The Federal Reserve's policymakers met for the final time this year on Wednesday (Dec 16) and announced the first US interest rate hike since June 2006, and seven years after it pushed its benchmark lending rate to zero to battle the global financial crisis and the Great Recession that followed.
Higher US interest rates will have far-reaching implications for every corner of the world economy, from your home and car loans, companies and governments' borrowing costs, to the value of currencies and commodities.
Here's what you need to know in six points:
1. What did the Fed do?
The US central bank raised its benchmark federal funds rate by a quarter of 1 percentage point to 0.25-0.50 per cent, saying the US economy is growing at a moderate pace and should accelerate next year.
The move was widely expected but nevertheless marked the end of an era - almost a decade long - in which the Fed pumped trillions of cheap dollars into the US economy to fuel what turned out to be a very long recovery.
2. Why hike rates now?
To the Fed, a rate increase represents a vote of confidence in the US economy after a long, uneven recovery from the global financial crisis and deep recession.
Fed officials now see a US economy that has made enough progress to warrant a slow retreat from cheap money. The US jobless rate has halved to 5 per cent in November from 10 per cent in 2009 and economy is growing at robust 2.1 per cent annual rate.
Inflation is still below the Fed's 2 per cent goal but officials believe it will rise in 2016 as slack in the job market diminishes and oil prices stabilise.
Economists also argue it is high time US rates were raised to prevent excessive consumer borrowing and bubbles emerging in the housing market and other types of assets.
3. What did the Fed say about future rate hikes?
It stressed in many ways that they will be "gradual".
- In its statement on the rate rise, the Fed said it "expects economic conditions will evolve in a manner that will warrant only gradual increases in the fed funds rate". To hammer home this point, it added in a second place in the statement that it anticipated "gradual adjustments" in rates.
- The Fed also stressed that when it moves next will depend on US inflation. In its statement, the Fed said it would "carefully monitor" actual and expected progress towards its inflation - implying it will be reluctant to raise rates again unless it sees inflation actually moving up.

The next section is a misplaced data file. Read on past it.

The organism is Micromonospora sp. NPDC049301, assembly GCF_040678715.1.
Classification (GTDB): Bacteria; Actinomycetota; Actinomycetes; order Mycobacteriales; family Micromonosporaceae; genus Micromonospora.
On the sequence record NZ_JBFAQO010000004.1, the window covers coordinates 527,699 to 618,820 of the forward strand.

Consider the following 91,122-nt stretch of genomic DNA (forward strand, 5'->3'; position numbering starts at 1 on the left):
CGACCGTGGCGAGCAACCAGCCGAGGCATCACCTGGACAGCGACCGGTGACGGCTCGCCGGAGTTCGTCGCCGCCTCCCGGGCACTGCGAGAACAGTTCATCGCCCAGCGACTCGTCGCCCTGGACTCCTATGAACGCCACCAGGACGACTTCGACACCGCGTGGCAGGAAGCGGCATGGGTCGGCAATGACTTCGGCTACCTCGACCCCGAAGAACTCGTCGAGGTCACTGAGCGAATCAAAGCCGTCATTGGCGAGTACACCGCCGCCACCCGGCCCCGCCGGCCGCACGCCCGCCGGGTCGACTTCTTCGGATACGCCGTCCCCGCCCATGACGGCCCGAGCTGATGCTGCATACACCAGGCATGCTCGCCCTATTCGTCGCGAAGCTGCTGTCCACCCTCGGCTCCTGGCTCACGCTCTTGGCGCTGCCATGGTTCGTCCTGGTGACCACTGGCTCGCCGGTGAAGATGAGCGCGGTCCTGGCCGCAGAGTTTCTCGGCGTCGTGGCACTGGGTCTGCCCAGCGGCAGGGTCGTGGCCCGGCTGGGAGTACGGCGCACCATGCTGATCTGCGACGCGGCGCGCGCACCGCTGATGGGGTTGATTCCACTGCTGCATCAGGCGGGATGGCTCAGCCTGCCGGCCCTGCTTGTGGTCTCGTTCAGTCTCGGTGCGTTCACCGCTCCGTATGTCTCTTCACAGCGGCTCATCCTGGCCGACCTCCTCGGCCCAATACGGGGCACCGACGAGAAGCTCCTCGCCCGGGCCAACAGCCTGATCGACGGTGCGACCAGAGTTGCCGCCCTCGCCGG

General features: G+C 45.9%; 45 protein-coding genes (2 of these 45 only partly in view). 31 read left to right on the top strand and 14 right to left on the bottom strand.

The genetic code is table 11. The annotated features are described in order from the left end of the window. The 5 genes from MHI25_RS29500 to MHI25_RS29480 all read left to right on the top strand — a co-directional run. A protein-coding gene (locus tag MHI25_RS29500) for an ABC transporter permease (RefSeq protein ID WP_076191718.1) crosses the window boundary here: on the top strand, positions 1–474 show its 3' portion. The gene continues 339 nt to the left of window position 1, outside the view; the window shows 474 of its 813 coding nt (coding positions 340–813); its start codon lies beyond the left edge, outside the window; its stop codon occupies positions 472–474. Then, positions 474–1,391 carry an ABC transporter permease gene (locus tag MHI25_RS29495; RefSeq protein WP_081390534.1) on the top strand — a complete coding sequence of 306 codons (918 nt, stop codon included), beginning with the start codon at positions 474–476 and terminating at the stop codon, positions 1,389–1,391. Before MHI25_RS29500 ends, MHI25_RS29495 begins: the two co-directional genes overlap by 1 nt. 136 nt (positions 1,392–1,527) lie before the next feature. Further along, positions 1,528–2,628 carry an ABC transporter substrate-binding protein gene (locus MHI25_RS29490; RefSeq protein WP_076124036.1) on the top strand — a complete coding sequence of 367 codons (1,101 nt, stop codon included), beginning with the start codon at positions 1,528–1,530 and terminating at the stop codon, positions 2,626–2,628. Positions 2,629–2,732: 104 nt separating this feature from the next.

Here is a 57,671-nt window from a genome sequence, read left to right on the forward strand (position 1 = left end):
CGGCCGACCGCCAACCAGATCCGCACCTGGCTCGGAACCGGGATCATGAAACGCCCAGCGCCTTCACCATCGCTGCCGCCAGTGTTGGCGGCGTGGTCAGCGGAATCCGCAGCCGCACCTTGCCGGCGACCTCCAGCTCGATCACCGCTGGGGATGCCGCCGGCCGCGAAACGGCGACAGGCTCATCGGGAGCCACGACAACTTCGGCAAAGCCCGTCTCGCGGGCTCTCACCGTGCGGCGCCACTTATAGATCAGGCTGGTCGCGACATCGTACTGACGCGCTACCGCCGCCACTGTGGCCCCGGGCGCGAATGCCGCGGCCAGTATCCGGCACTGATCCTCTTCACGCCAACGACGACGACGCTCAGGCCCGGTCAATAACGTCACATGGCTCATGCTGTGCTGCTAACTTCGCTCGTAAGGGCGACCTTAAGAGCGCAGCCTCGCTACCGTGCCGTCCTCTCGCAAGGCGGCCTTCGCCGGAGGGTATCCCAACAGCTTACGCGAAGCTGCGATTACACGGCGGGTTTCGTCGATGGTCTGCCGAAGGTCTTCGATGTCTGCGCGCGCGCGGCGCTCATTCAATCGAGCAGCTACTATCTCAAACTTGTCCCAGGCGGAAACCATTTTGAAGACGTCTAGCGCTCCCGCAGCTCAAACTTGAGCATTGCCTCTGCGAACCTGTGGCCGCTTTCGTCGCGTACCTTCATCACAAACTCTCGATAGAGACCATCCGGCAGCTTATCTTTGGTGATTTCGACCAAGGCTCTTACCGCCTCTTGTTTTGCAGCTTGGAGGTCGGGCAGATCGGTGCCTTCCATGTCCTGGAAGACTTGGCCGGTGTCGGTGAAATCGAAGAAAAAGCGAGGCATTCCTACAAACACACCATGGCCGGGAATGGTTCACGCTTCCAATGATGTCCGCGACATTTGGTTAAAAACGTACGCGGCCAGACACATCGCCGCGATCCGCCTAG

- The Fed also noted in its statement that it will not shrink its portfolio of mortgage and Treasury securities - another way of pumping cheap money into the economy - until rate increases were "well under way". The Fed has assets of US$4.5 trillion (S$6.3 million) and shrinking the portfolio could shake up markets.
- Dr Yellen in a press conference said the benchmark rate "remains accommodative", which is Fed jargon for a level low enough to stimulate economic growth.
4. So how many more rate hikes can we expect?
Four quarter-percentage-point rate increases in 2016, four in 2017 and three or four in 2018.
This is going by new projections of what Fed officials expect their benchmark rate to creep up to - 1.375 per cent by the end of 2016, 2.375 per cent by the end of 2017 and 3.25 per cent by end-2018.
Note: This is a slower pace than projected by Fed officials in September and much slower compared to earlier series of Fed rate increases. In the 2004-06 period, for example, the Fed raised rates 17 times in succession.
5. Why does a US rate hike matter to the rest of the world?
As the world's largest economy, what happens in the US ripples out to pretty much everywhere.
While the Fed funds rate is what US banks pay each other for overnight loans, it sets the basis for longer-term rates throughout the global financial system from home and car loans to corporate loans and national debt.
Singapore home owners with mortgages or businesses with corporate loans will need to factor in higher payments.
On the plus side, savers who have seen years of very low deposit rates are likely to be better rewarded.
6. Who will be most affected?
Those who borrowed most heavily will be most affected. Economists are most concerned for emerging markets like Turkey, Brazil and Russia whose companies and governments have borrowed heavily in US currency and will now find it harder to service existing debt and attract or hold onto investments.
An era of rising US interest rates is likely to strengthen the US dollar. Many companies and countries in emerging markets have raised debt in US dollars but earn much of their income in a local currency so servicing their debt will become more expensive as the US dollar rises.
According to the Bank for International Settlements, total foreign lending to the emerging market economies has risen to more than US$3 trillion and most of it is denominated in US dollars.
Rising US interest rates also affect how investors view risk. If they can earn a more attractive return on investments in the US, they might shun investments in these riskier nations.
Higher interest rates also come at a bad time for many emerging economies, particularly those that rely on exporting commodities. The price of oil, metals and agricultural commodities have plunged so companies and governments could face higher borrowing costs at a time when earnings from mining and agriculture are falling.
And because commodities tend to be priced in US dollars, any appreciation is likely to trigger further commodity price falls.
Investors have already withdrawn a net US$500 billion from emerging markets in 2015, the first annual outflow in decades. The question now is whether the Fed move provokes a stampede.
Many emerging-market currencies are already under pressure as investors worry about the health of those economies..
On the upside, the stronger US dollar might be good for European and Asian economies as it means exports to the US will be cheaper.
Sources: Wall Street Journal, BBC, Reuters